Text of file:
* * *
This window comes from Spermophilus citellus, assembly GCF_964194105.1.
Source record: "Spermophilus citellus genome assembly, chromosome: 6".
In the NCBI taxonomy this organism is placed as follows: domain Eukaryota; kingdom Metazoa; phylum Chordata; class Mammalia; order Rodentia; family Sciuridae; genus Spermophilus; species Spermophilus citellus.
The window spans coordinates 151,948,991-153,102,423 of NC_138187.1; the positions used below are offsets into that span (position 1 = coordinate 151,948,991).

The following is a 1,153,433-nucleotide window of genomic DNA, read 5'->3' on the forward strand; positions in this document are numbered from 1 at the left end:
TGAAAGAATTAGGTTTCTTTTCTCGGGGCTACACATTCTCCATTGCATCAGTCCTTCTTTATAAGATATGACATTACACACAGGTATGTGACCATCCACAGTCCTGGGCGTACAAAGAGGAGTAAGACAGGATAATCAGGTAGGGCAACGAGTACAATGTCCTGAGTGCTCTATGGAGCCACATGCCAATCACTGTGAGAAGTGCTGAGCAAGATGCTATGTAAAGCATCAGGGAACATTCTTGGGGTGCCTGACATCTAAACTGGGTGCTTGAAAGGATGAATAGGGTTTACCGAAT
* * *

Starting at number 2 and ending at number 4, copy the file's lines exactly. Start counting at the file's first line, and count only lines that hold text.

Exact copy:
Source record: "Spermophilus citellus genome assembly, chromosome: 6".
In the NCBI taxonomy this organism is placed as follows: domain Eukaryota; kingdom Metazoa; phylum Chordata; class Mammalia; order Rodentia; family Sciuridae; genus Spermophilus; species Spermophilus citellus.
The window spans coordinates 151,948,991-153,102,423 of NC_138187.1; the positions used below are offsets into that span (position 1 = coordinate 151,948,991).